Friday, June 12, 2009

Anne's birthday.


When I was ten or eleven, I came across a copy of The Diary of a Young Girl by Anne Frank somewhere, and read it eagerly. I don't think I knew much about World War II or the Holocaust at that age--the story of Anne's family hiding away in a secret hiding place seemed more like an exciting adventure to me at that age.

I'll never forget the feeling I had when I reached the end of the book and read the little afterword, which said very simply that the family was caught in August 1944, and that Anne had died in Bergen-Belsen concentration camp in 1945--just a few weeks before it was liberated.
It felt like I'd been punched in the chest and had to catch my breath.

I felt like I'd lost a friend. I still feel that way. I've re-read Anne's diary several times since then, and more recently read the revised critical edition which contains bits and pieces her father omitted from the original. Reading it as an adult, I was struck by her amazing writing skill and the places her thoughts ranged to, as she sat in that tiny nest of rooms trying to be quiet all day long, day after day. What seemed like an adventure to my child's mind, I now understood as the nightmare it really was.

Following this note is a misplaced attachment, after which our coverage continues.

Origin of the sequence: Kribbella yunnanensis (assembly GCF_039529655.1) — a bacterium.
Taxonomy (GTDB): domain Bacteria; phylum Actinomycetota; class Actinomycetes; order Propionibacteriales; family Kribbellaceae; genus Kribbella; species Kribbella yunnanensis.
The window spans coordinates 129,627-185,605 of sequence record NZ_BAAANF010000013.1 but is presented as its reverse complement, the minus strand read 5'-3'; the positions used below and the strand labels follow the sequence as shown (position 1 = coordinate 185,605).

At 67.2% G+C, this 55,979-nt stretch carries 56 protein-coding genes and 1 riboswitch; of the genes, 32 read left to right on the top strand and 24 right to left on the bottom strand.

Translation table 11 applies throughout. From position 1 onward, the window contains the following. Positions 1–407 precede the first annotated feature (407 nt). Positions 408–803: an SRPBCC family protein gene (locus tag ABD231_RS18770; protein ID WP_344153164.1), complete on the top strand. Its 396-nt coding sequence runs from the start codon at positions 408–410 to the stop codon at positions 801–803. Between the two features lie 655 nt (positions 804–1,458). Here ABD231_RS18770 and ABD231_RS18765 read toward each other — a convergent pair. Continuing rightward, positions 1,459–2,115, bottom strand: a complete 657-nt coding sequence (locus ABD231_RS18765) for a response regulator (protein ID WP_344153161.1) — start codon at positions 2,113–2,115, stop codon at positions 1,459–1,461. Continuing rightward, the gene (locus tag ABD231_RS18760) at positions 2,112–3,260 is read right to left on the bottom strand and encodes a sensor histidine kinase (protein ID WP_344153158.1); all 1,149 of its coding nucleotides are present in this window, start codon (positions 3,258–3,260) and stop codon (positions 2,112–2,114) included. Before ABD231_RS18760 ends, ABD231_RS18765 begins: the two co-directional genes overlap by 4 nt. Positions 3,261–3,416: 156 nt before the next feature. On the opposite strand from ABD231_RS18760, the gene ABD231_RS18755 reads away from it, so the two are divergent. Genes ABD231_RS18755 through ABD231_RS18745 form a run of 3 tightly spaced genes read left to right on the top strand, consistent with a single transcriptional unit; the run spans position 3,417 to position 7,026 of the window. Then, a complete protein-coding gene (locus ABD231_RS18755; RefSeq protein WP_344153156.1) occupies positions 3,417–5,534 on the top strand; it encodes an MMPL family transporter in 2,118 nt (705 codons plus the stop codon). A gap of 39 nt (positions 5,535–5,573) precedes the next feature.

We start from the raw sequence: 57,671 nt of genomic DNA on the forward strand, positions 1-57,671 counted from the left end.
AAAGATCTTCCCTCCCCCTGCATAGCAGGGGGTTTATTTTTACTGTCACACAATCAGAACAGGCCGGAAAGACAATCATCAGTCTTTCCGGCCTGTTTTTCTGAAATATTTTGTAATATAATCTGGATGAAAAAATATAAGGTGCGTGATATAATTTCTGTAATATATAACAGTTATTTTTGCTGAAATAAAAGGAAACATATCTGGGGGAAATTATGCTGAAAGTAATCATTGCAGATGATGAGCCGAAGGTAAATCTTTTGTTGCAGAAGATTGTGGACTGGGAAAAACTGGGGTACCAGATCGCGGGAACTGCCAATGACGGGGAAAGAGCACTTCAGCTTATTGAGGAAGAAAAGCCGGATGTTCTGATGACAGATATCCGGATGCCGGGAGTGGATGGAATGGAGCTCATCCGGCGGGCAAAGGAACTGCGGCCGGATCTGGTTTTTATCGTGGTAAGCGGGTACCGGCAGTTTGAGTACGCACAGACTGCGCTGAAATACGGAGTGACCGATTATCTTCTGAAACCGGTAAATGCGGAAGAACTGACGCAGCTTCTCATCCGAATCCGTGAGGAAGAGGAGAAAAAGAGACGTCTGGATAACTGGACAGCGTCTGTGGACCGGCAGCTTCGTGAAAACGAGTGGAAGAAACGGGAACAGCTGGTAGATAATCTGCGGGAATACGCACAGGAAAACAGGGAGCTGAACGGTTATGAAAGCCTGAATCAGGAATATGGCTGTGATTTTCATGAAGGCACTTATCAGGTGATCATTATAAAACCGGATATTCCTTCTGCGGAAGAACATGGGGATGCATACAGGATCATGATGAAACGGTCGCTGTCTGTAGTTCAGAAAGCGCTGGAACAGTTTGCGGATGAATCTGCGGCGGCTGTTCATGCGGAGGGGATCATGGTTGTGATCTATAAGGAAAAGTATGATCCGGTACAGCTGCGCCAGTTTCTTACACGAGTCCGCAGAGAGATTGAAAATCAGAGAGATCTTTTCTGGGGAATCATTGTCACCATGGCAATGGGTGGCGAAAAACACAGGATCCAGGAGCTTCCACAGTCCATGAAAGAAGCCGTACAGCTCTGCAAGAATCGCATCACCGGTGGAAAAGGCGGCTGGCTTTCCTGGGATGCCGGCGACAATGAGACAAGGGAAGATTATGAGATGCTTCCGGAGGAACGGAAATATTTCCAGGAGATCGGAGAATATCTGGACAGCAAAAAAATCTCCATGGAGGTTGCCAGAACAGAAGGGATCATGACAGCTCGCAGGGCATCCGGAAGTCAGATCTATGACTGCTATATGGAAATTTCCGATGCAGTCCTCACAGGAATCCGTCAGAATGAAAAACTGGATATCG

Today would be Anne's 80th birthday, if she had survived the war years and all the years since then. But instead she died at age 15. What a tremendous life she could have had. But she did something tremendous with the life she was given, and I'm grateful for that. After reading her diary, I developed an interest in the war, the Holocaust, and Judaism that is still part of my life today. Her words started it all, and they are such a gift.

4 comments:

beverlyd said...

This is so strange, but last night, when I was watching the news and they were talking about the museum incident in Washington, I thought to myself how badly I really wanted to go and re-read The Diary of Anne Frank. I loved that story. I remember watching a movie about it, too. I immediately began a diary after reading that book. I wonder how many people have been touched by that book and the story.

Janelle said...

You know, I think I started a diary after reading that book, too! Not a very good one, as I recall. :-p

Cheryl said...

I think a lot of us started diaries after reading that book. I think I was 11 or 12 when I first read it. Even though I was very young, I remember being struck by the fact that even though the world was in complete chaos and falling apart all around them, normal things continued to happen...Anne argued with her sister, she had her first kiss, had teenage angst. I've always felt that she believed that she would survive it all and live to tell the tale...what a tragedy that she didn't.

donnapiranha said...

Boy you expressed exactly how I felt...punched in the chest! I was just as shocked and didn't want to believe that's what happened.

I didn't know there was a revised critical edition. Interesting.